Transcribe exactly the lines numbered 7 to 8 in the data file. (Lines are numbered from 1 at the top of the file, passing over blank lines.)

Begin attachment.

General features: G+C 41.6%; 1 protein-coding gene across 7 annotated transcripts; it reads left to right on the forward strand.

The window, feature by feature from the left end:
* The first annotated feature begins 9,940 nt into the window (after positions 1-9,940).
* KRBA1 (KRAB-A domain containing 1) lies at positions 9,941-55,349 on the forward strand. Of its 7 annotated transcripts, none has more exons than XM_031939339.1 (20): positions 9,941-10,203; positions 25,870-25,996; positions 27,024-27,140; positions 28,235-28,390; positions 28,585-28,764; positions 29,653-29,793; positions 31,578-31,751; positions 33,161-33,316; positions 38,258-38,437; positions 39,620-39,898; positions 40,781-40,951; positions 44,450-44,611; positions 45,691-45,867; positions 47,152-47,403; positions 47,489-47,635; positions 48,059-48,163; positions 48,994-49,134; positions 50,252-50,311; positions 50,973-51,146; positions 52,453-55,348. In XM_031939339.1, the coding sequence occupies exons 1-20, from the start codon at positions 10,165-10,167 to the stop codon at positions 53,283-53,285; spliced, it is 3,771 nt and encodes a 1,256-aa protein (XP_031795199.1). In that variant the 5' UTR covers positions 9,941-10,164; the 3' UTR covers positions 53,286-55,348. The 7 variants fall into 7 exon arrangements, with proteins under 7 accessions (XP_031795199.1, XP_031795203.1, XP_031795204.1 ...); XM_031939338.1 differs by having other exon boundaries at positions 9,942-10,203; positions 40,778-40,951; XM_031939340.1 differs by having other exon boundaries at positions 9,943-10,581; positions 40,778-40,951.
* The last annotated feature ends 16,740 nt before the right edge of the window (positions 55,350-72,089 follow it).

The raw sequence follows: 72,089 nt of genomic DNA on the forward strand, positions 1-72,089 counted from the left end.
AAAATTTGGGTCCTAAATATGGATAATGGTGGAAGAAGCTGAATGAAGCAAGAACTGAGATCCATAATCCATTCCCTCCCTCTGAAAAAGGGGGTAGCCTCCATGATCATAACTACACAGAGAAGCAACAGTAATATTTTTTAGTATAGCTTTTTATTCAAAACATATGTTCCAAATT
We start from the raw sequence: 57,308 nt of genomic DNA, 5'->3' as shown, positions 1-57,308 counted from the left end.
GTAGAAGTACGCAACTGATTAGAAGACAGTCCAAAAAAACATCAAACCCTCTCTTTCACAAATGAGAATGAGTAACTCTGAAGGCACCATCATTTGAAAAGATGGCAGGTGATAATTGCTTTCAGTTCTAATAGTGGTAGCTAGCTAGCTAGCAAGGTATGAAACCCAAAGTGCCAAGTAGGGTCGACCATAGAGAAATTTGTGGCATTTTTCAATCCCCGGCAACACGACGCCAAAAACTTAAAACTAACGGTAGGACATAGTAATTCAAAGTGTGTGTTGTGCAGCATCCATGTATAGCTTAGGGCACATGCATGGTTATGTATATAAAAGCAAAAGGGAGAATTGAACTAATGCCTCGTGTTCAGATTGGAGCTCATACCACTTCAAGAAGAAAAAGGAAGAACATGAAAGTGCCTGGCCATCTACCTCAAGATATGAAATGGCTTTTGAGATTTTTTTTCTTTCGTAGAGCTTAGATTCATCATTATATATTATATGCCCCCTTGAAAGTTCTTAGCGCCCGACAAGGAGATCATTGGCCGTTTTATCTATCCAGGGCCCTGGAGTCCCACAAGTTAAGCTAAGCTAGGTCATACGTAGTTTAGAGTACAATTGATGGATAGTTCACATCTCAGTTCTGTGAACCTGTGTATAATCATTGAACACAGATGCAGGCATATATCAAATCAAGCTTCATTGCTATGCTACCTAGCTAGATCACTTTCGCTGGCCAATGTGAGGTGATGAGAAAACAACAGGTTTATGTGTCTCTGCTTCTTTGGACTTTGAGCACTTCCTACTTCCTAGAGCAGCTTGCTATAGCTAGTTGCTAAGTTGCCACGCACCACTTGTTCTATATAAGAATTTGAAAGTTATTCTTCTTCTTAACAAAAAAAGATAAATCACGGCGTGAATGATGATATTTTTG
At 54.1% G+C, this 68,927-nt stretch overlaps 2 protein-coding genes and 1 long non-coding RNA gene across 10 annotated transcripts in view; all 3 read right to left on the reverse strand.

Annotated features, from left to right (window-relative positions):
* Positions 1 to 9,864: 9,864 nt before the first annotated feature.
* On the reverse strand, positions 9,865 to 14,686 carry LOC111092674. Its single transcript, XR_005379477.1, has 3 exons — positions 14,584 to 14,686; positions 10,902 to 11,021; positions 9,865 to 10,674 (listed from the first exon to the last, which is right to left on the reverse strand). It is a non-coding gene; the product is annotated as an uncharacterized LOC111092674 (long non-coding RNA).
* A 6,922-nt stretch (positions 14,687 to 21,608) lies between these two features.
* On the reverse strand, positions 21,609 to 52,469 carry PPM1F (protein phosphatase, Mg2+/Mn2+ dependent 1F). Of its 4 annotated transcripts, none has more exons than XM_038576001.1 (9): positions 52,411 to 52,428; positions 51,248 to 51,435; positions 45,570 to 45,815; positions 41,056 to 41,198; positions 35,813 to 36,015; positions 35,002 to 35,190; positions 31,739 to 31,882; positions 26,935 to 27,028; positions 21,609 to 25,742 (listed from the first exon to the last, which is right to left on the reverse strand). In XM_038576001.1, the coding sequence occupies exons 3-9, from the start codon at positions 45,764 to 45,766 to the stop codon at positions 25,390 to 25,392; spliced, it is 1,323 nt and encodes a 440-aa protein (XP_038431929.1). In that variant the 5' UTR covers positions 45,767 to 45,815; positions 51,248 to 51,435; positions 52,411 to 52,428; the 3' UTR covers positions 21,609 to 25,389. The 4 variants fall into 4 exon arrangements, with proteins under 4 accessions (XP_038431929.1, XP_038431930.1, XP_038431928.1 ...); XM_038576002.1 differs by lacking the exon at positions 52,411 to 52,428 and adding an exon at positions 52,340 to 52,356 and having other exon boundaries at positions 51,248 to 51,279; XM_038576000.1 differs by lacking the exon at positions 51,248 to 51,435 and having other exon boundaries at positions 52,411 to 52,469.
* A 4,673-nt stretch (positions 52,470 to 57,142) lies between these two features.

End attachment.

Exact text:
AAAATTTGGGTCCTAAATATGGATAATGGTGGAAGAAGCTGAATGAAGCAAGAACTGAGATCCATAATCCATTCCCTCCCTCTGAAAAAGGGGGTAGCCTCCATGATCATAACTACACAGAGAAGCAACAGTAATATTTTTTAGTATAGCTTTTTATTCAAAACATATGTTCCAAATT
We start from the raw sequence: 57,308 nt of genomic DNA, 5'->3' as shown, positions 1-57,308 counted from the left end.